Little Kurt looks like any other baby horse as he frolics playfully in his pen. He isn’t afraid to kick or head-butt an intruder who gets in his way and, when he’s hungry, he dashes over to his mother for milk.
But 2-month-old Kurt differs from every other foal of his kind in one distinct way: He’s a clone.
The rare, endangered Przewalski’s horse was created from cells taken from a stallion in 1980. They sat frozen at the San Diego Zoo for 40 years before they were fused with an egg from a domestic horse.
With the egg’s nucleus removed, ensuring Kurt would be basically all Przewalski’s horse, they were implanted in the mare who would become his mom on Aug. 6.
The result, officials say, was the world’s first cloned Przewalski’s horse.
Scientists have cloned nearly two dozen kinds of mammals, including dogs, cats, pigs, cows and polo ponies. In 2018, researchers in China created monkeys for the first time using the cloning techniques that produced Dolly the sheep.
The zoo sees Kurt’s birth as a milestone in efforts to restore the population of the horse also known as the Asiatic Wild Horse or Mongolian Wild Horse. The small, stocky animals (they stand only about 1.2 to 1.5 meters tall at the withers) are believed extinct in the wild and number only about 2,000 in zoos and wildlife habitats. Their limited gene pool puts them at a reproductive disadvantage.
“This colt is expected to be one of the most genetically important individuals of his species,” Bob Wiese, chief life sciences officer at San Diego Zoo Global, which operates the zoo, said in a statement. “We are hopeful that he will bring back genetic variation important for the future of the Przewalski’s horse population.”
Although only 2 months old, Kurt’s birth was made possible in 1980 when cells were taken from a 5-year-old stallion and put in deep freeze at San Diego’s Frozen Zoo facility. His father died in 1998.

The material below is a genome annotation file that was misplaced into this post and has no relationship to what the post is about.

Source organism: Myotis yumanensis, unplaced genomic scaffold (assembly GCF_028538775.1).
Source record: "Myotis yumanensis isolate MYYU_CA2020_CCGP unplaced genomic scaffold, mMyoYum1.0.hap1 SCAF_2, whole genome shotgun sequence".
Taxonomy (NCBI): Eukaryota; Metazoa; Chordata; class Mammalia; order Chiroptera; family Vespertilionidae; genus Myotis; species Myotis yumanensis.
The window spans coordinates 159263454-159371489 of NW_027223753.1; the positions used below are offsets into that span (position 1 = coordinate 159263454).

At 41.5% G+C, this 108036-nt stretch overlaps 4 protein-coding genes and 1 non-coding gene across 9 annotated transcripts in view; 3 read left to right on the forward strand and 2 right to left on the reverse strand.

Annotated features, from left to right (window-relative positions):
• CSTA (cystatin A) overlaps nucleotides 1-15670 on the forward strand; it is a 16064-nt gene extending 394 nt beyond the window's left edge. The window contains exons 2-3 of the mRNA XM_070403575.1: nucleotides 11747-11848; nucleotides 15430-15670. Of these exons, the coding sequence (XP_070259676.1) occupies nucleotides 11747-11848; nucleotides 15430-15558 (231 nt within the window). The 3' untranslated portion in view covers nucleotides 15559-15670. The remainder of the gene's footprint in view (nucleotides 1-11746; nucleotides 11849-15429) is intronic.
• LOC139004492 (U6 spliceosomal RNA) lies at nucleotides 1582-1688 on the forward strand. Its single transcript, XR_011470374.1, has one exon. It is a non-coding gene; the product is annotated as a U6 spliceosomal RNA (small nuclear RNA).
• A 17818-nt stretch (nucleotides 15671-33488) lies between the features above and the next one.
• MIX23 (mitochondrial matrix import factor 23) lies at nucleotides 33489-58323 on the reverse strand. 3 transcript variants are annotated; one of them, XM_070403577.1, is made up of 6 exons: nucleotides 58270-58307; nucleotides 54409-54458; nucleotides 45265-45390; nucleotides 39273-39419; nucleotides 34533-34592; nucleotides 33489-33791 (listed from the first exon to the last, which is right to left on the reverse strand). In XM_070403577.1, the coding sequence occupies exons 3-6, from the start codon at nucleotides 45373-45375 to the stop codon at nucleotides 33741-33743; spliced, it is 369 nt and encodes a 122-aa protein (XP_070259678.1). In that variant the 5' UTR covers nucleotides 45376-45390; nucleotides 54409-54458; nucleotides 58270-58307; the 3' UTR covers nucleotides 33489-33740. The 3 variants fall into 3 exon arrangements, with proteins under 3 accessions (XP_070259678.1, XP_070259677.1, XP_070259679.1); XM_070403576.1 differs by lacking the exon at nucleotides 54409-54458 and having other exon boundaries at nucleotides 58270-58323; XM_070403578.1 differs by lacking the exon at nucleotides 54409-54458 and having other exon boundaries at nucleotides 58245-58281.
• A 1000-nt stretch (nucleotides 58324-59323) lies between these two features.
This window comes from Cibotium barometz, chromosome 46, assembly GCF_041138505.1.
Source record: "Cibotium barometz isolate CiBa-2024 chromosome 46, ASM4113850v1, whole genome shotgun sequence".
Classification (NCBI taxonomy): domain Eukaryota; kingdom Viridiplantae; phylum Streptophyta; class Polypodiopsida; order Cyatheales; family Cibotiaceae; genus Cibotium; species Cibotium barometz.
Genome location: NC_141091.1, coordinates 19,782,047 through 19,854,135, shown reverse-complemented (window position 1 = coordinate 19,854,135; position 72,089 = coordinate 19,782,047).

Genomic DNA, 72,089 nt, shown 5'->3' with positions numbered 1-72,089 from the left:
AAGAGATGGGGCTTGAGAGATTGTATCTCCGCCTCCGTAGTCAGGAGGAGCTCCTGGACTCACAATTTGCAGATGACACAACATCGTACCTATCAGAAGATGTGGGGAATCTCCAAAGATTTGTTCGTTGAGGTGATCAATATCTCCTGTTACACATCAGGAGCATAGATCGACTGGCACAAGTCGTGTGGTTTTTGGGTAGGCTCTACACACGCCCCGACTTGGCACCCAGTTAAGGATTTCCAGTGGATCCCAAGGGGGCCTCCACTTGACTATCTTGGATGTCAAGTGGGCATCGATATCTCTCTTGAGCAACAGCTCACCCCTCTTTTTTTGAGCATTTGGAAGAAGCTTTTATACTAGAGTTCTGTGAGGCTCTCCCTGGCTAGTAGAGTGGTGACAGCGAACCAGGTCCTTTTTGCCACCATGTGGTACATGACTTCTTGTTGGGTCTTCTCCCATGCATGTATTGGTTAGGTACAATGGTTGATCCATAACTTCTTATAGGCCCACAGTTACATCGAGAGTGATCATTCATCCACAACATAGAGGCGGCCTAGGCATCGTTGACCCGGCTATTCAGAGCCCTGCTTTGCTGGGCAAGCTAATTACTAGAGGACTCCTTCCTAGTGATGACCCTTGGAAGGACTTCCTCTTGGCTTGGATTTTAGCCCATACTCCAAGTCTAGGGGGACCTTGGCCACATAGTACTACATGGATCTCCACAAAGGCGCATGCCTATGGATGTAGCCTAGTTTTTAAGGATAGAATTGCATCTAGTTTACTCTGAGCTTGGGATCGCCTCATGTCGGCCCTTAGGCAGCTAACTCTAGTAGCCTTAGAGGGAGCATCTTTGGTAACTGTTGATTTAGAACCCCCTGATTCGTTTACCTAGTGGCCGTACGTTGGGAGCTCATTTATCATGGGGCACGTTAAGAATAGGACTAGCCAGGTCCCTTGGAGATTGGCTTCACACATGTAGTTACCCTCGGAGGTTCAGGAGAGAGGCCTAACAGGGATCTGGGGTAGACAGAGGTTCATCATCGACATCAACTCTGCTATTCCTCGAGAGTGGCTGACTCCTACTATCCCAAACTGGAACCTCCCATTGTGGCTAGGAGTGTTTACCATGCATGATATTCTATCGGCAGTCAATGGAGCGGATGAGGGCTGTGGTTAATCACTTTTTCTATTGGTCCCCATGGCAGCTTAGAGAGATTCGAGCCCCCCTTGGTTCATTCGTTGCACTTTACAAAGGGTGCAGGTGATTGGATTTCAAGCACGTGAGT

Kurt was named for Kurt Benirschke, who played a key role in founding the Frozen Zoo with its extensive research program and cell cultures.
“A central tenet of the Frozen Zoo, when it was established by Dr. Benirschke, was that it would be used for purposes not possible at the time,” said Oliver Ryder, director of genetics at San Diego Zoo Global.
The zoo worked in collaboration with the California conservation group Revive & Restore and the Texas-based company ViaGen Equine in creating Kurt.
He was born at a veterinary facility in Texas, where he’ll continue to live with his mother for most likely another year.
Eventually he’ll be integrated into the zoo’s Przewalski’s horse population, where it’s hoped that someday he’ll become a father himself.
Przewalski’s horses take their official name from Russian explorer Nikolai Przewalski, who found a skull and hide of one and shared it with a Russian museum.
At one time they ranged throughout Europe and Asia, according to the Smithsonian’s National Zoo and Biology Conservation Institute. Encroaching human population and livestock eventually pushed them out of Europe and east to parts of Asia like the Gobi Desert. Outside of zoos, they exist today only in reintroduction sites in Mongolia, China, and Kazakhstan.
According to the Smithsonian, they are the only true wild horses left in the world. The institute maintains wild horse herds in North America and Australia don’t count because they are the descendants of escaped domesticated horses.
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